There is nobody that has greater potential to influence your child’s life than their parents. You have the most significant possible influence unless you outsource it…Continue reading
Three mornings every week I have the awesome privilege of getting our kids up and to wherever they’re supposed to be.
I don’t get in a hurry, either. I enjoy my mornings with them. My daughter is super-sweet and my son is extra-happy in the morning, so I get to enjoy a lot of those moments with them. Before I know it, they’ll be in high school, so I’m not going to apologize to anyone for taking extra time to be present with them.
Here’s two things I learned from them this morning…
#1 – You can’t always see what the Father is doing for you.
Pretty much every morning my son wakes up crying. There are two reasons for this… he has pooped himself or he is hungry. Either problem requires my help to solve.
Before you give a baby bottle there’s a small amount of prep that’s required. You have to get the milk (or formula) into the bottle. Then you have to warm it up.
As my son lay in his crib crying his little head off, I was in the kitchen getting his bottle ready.
It hit me this morning: we spend too much time complaining about what our current situations. Complaining tells God, “I don’t trust you to solve this problem.” That’s why the imprisoned Apostle Paul tells us, “Do everything without grumbling or arguing” (Phil. 2:14).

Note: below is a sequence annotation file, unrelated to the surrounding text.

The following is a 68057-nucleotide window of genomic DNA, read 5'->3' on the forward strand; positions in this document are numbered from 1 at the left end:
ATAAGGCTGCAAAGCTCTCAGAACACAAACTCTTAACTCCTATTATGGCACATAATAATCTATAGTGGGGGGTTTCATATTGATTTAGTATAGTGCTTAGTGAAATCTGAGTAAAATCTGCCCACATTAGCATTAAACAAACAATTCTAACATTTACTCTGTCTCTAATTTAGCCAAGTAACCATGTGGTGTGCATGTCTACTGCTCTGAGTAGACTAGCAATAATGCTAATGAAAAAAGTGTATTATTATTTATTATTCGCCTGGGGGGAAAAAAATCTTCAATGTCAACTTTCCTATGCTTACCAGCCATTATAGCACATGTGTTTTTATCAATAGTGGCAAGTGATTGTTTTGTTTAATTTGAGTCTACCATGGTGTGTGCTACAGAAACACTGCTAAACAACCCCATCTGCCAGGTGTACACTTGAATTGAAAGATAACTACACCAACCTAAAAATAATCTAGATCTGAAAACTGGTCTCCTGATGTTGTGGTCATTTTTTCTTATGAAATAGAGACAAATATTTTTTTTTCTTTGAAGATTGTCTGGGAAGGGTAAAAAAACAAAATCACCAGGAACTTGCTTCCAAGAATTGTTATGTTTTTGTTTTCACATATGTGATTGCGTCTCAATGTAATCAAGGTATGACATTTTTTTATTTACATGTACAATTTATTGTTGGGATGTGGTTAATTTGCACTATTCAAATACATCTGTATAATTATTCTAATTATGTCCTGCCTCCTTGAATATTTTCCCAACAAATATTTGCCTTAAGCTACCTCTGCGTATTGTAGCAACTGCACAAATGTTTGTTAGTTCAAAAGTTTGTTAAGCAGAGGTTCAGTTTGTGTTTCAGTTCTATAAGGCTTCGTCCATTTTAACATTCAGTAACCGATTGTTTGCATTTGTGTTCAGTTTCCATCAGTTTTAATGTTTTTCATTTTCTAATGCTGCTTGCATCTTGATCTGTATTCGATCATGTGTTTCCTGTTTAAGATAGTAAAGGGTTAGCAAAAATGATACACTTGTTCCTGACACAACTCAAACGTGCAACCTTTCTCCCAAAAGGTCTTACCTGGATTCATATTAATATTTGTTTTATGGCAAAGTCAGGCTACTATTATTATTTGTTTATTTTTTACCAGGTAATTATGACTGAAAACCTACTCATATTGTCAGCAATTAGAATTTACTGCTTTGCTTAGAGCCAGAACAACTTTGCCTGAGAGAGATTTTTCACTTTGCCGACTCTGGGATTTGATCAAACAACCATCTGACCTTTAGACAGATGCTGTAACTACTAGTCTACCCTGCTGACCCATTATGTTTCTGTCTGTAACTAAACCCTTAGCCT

Faith says the opposite… it’s says, “God’s got this.”
You probably can’t see what Jesus is doing to solve the problems your facing right now, but trust Him with them.
#2 – Jesus is always inviting you to dance.
My daughter is a big fan of music. She loves to dance.
I rarely listen to music when I’m driving because I like to be left to some silence. It’s not uncommon for my daughter to request some music as soon as we get on the road.
This morning she was chatty, which I obviously love. We talk about stuff she wants to talk about… her mom, her “friends”, her grandmothers, her stuffed animals, and a thousand other silly things.
Out of the blue she made this comment to me:
“If you don’t play any music, I can’t dance, Daddy.”
This was her subtle way of reminding me that ‘this moment could be a tad more fun if you’d play some music and let me dance’.
The Scriptures tell us of a God that has invited us to dance. He’s more than capable of taking the broken and ugly moments, healing our hearts, and inviting us to dance with Him.
That’s how David could write, “You have turned for me my mourning into dancing” (Psalm 30:11).
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What are the greatest lessons your kids have taught you? Leave a comment below and share with us.